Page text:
San Francisco indie-rock duo The Dodos release “Grizzly Peak”

Meric Long and Logan Kroeber’s eighth album coincides with a concert at The Chapel

At first, when the 2020 lockdown kicked in, Dodos singer/guitarist Meric Long wasn’t certain he wanted to make another record with his drumming bandmate Logan Kroeber. After 15 years and seven albums together, the beloved San Francisco indie-rock duo just might have jumped the shark, he reckoned. Additionally, he had been moonlighting as an engineer and producer at local studio Tiny Telephone, which opened up a new sensory universe.

By helming someone else’s album sessions, the 41-year-old says, “I don’t even need to touch an instrument, and I can get just as much satisfaction out of it.”

But he couldn’t fight the Dodos momentum, which led to “Grizzly Peak,” an album that is rooted in Long’s lightning-fast, fingerpicking style and that ventures into new territory with the intricate “Quiet Voices” and “Pale Horizons,” a clickety-clacking “Eyes Open” and the new heartbeat-paced symphonic single “With a Guitar.”

The album was out Nov. 12, and The Dodos play a comeback concert in The City on Sunday. The Examiner interviewed Long to learn more.

The last time I saw you, you had all the nails on one hand filed to fingerpicking points.

I literally just filed my nails while waiting for this call! I had a second and I looked down at my hand and thought, “This is out of control. They are way too long.” And I’m also rehearsing, so I’m having to play guitar again a lot. So yeah — I just filed ‘em down.

How did you fare through the pandemic? Everybody here in the Bay Area recalls that horrifying day the sky turned, as I called it, “Total Recall” red.

Oh yeah. That day. That was a very rough day. We got a dog two months before the pandemic, and the day that the sun didn’t come out, my dog had to have surgery for a foxtail that she’d inhaled that had punctured her lung. So they had to open her up — it was a full-blown operation, so it was dark. Very dark. But hey — I’m still here.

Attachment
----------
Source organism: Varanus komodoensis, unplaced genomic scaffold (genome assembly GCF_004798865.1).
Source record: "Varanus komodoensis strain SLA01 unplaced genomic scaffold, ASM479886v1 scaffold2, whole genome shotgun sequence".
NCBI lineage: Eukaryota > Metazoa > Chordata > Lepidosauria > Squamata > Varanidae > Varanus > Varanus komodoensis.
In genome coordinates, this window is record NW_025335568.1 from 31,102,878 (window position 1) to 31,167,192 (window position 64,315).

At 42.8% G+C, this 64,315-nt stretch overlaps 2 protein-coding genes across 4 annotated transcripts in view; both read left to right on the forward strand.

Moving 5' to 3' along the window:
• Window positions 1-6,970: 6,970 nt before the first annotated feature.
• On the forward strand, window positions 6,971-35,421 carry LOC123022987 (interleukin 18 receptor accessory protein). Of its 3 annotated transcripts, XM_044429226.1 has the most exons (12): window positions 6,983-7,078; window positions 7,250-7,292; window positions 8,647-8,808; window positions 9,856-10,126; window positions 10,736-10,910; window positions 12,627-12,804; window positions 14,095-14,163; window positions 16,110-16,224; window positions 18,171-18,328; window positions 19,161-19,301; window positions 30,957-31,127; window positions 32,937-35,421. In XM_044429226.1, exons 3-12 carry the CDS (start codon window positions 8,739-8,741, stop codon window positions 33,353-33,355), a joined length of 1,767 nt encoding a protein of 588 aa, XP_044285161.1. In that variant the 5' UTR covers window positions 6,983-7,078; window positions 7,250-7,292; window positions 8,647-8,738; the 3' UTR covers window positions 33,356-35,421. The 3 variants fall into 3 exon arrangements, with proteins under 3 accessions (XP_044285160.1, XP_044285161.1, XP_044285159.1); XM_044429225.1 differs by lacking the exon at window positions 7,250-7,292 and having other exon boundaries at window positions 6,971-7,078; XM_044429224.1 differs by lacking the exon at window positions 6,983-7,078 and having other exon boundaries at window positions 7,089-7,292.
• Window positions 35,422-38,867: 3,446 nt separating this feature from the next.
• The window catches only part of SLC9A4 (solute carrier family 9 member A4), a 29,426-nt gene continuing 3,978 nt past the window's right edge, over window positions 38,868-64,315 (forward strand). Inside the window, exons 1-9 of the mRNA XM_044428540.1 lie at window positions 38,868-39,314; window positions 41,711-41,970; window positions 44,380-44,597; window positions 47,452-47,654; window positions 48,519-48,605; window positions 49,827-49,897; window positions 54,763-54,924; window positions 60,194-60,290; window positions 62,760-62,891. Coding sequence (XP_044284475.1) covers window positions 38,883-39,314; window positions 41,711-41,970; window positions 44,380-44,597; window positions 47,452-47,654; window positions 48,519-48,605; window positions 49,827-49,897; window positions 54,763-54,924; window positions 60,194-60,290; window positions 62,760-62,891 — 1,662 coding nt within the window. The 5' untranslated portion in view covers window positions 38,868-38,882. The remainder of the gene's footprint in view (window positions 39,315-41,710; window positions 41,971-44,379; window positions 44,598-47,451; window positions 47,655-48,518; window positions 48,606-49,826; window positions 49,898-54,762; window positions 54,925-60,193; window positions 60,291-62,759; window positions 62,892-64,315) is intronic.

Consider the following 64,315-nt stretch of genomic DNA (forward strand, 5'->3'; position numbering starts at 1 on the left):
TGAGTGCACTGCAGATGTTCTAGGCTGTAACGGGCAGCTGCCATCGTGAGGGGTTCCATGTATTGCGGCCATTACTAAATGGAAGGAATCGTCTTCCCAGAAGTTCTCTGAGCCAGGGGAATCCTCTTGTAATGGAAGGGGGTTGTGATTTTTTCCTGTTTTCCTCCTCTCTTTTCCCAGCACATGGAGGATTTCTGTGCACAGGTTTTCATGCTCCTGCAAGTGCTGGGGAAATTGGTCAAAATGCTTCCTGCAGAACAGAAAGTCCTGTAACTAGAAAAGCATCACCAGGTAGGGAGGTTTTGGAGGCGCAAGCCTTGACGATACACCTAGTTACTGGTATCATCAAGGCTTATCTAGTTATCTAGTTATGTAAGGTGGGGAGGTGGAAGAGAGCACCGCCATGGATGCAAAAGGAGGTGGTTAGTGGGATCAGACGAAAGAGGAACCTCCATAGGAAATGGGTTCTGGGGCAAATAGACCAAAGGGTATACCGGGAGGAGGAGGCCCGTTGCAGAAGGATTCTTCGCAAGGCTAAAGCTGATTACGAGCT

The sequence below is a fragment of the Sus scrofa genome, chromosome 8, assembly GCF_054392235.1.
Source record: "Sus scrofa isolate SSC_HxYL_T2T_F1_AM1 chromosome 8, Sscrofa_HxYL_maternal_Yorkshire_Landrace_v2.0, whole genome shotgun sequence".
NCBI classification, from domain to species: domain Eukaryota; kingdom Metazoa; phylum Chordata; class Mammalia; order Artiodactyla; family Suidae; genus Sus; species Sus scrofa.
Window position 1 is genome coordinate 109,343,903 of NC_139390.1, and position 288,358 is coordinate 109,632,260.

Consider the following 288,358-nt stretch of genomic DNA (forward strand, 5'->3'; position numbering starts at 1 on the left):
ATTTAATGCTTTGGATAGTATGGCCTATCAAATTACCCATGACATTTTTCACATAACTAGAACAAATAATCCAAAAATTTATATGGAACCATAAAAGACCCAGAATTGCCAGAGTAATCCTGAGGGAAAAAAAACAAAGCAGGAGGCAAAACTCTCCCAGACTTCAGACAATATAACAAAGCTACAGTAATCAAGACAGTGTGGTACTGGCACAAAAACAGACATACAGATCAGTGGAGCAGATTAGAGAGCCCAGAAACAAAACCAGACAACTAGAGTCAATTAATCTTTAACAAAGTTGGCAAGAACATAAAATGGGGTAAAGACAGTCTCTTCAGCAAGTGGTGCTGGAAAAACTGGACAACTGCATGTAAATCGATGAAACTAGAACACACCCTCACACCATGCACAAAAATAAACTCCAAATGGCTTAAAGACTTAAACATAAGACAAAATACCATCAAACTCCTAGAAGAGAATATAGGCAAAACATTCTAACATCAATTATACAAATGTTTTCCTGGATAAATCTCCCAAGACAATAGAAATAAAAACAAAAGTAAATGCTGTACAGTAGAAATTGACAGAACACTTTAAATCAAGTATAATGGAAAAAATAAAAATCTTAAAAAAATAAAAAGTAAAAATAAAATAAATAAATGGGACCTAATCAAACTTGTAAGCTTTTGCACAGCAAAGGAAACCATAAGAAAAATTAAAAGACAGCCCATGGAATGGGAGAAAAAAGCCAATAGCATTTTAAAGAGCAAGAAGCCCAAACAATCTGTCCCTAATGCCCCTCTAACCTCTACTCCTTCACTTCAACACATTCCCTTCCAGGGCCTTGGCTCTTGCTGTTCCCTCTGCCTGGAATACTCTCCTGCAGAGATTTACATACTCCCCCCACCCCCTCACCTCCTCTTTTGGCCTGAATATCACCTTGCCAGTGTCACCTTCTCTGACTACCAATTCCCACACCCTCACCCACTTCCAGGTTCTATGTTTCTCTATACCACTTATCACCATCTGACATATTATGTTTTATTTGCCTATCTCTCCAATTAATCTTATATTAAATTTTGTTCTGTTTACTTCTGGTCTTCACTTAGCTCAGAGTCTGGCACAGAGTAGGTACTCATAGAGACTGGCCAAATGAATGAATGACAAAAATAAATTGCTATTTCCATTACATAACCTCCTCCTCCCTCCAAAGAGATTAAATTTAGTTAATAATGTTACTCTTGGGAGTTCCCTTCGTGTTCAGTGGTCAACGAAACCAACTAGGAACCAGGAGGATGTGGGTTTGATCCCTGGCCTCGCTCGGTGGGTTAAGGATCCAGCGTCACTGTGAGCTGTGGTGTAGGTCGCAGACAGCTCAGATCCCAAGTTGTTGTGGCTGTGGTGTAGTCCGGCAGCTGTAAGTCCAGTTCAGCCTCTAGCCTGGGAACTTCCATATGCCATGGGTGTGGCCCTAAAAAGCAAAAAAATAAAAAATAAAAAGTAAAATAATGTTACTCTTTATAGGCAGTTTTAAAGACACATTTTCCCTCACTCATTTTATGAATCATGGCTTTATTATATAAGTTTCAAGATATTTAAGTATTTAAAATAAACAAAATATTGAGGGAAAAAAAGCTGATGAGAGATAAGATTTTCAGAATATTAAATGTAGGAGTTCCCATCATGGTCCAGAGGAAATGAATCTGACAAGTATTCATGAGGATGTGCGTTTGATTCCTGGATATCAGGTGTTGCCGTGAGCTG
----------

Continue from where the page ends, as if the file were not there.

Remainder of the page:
The dog, too, I hope?

Yes, thank God! And I’m not necessarily an intense dog person. But that week, I was a total mess, and it just became so apparent how emotionally dependent I am on this dog. She’s a rescue, and she’s amazing, and like the sweetest thing, ever. She’s part hound, part Rhodesian ridgeback, and huge, like 80 pounds. And she’s been a good companion all through this, and we’re actually gonna shoot a music video for “With a Guitar” soon, and I think she’s gonna make a pretty big appearance.

And you have a family, too, right?

I have a 5-year-old now, and I have a partner, and we have the dog. That first pandemic year just rushed by. And actually, this new album that we’re putting out as The Dodos? That actually really kind of saved me. Before the pandemic, I was already really obsessed with this record, obsessed about the things I was trying to do. But man, for that whole year and a half, just having something that I cared about that was external to real-world events really, really helped, and I’m super-grateful for that.

We all have our crosses to bear. But you have had a new game-changing one — arthritis?

At the end of summer, 2019, I was starting to compile stuff for this record. I was in Spain — my wife is from Spain and we have family there, so we go and stay with them whenever possible. So I was out in the countryside with just a guitar, and I was really getting back in touch with just writing a song on guitar. But then I could feel my fingers, and they couldn’t do the things they used to do. I feel very embedded in my style and my approach to the guitar — it’s my identity, and the one thing I’ve been able to do that I feel is proprietarily mine. But being limited on being able to do that one thing, I was like, “Who am I? And if I lose my identity, is there anything that I didn’t really accomplish, or didn’t figure out that I really wanted to?” It turns out there was quite a bit. And that was the beginning of the whole process of making this record.

You used strings on a few tracks?

Yeah — cello and violin. Those types have always sort of been there in our music, but I just haven’t been able to resent them in that way. But they’re very welcome sounds in what my idea of a Dodos song is, which is a strong attack, with a very percussive attack to a stringed instrument. I spent six months, in fact, just trying to figure out the guitar sound, and that’s because I wanted all the percussive elements of the guitar to be really shoved up front. So how it sounds to the listener? I don’t know. But for me, there was a lot of backstory.


The Dodos

Where: The Chapel, 777 Valencia St., S.F.

When: 8 p.m. Sunday

Tickets: $20


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